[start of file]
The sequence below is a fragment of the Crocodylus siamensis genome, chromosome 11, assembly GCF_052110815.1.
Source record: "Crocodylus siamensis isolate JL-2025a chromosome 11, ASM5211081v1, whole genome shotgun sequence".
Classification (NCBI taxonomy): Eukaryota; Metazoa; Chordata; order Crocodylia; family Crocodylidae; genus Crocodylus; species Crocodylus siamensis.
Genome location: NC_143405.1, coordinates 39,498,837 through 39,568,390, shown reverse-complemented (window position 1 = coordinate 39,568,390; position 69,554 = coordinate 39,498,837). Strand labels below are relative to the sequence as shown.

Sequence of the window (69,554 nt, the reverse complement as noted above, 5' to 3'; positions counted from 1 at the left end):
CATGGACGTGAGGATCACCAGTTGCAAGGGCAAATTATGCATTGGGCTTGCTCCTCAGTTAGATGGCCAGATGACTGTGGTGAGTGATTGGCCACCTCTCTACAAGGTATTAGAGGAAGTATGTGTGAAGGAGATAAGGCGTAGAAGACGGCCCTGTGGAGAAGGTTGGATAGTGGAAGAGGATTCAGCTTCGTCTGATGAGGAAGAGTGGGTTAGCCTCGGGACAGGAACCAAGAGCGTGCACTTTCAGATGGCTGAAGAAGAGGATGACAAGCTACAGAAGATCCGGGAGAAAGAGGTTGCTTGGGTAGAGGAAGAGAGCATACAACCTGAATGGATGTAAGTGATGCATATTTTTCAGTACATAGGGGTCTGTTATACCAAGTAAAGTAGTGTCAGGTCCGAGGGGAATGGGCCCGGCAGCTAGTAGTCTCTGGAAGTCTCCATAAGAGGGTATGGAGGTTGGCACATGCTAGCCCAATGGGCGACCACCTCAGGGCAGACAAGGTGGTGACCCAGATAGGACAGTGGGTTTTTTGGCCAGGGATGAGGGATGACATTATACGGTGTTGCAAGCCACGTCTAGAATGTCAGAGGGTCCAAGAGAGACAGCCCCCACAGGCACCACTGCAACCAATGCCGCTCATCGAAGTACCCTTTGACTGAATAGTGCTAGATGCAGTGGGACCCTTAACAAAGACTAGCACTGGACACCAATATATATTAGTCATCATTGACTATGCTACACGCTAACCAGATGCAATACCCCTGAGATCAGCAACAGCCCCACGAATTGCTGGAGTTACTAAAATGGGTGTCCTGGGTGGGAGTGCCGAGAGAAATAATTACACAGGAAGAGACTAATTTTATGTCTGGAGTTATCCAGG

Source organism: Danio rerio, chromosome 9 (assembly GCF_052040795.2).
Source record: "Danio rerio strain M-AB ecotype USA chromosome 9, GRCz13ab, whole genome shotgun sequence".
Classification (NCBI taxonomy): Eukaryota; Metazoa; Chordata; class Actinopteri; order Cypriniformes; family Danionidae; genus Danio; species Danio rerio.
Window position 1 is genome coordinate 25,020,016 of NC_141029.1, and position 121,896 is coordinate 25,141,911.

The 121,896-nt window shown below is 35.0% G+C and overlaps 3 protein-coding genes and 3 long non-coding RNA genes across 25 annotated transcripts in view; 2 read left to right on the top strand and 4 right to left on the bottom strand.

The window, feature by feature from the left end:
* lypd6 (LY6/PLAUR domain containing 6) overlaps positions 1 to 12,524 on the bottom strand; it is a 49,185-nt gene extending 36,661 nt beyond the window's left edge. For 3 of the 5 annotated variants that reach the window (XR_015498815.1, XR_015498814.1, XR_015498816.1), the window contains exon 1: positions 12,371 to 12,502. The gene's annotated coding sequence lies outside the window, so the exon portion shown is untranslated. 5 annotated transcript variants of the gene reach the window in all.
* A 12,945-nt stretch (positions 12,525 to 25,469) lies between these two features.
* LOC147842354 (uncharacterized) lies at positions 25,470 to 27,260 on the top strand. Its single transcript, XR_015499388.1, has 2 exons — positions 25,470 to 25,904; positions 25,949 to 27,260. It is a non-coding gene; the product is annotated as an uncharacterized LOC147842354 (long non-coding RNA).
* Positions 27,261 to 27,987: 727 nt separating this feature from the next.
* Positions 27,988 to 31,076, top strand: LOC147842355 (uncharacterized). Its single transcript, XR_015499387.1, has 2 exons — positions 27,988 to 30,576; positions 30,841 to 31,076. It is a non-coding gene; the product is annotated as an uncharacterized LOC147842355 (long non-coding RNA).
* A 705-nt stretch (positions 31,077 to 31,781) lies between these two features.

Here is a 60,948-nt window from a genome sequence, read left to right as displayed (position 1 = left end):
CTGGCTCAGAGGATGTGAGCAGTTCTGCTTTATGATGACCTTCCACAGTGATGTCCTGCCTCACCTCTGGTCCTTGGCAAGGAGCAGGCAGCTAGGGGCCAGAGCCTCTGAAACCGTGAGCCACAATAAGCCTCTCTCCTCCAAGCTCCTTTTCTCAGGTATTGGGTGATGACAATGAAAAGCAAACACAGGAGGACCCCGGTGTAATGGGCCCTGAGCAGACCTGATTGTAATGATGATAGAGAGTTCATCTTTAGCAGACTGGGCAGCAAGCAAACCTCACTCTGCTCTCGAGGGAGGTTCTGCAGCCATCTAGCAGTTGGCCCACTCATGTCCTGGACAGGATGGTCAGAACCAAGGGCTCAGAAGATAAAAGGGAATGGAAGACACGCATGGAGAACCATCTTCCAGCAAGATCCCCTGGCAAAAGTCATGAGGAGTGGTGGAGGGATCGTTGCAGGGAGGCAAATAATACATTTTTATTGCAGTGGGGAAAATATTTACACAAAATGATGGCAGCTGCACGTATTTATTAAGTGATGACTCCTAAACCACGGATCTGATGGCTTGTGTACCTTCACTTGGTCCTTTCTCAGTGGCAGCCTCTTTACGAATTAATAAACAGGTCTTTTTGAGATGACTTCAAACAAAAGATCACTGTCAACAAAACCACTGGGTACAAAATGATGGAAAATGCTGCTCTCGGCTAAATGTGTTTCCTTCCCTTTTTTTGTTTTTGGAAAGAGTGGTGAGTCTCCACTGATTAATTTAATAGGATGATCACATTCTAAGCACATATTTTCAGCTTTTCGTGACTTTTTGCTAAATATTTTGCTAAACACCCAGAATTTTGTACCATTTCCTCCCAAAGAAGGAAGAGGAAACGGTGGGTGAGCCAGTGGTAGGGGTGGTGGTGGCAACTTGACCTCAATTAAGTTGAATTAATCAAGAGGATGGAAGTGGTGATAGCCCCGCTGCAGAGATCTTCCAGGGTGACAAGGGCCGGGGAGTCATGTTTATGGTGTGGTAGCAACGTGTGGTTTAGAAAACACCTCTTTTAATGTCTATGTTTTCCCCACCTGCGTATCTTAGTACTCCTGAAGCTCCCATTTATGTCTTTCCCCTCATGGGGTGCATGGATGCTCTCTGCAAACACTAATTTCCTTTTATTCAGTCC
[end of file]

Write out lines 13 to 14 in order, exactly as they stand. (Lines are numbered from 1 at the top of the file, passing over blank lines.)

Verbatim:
* lypd6 (LY6/PLAUR domain containing 6) overlaps positions 1 to 12,524 on the bottom strand; it is a 49,185-nt gene extending 36,661 nt beyond the window's left edge. For 3 of the 5 annotated variants that reach the window (XR_015498815.1, XR_015498814.1, XR_015498816.1), the window contains exon 1: positions 12,371 to 12,502. The gene's annotated coding sequence lies outside the window, so the exon portion shown is untranslated. 5 annotated transcript variants of the gene reach the window in all.
* A 12,945-nt stretch (positions 12,525 to 25,469) lies between these two features.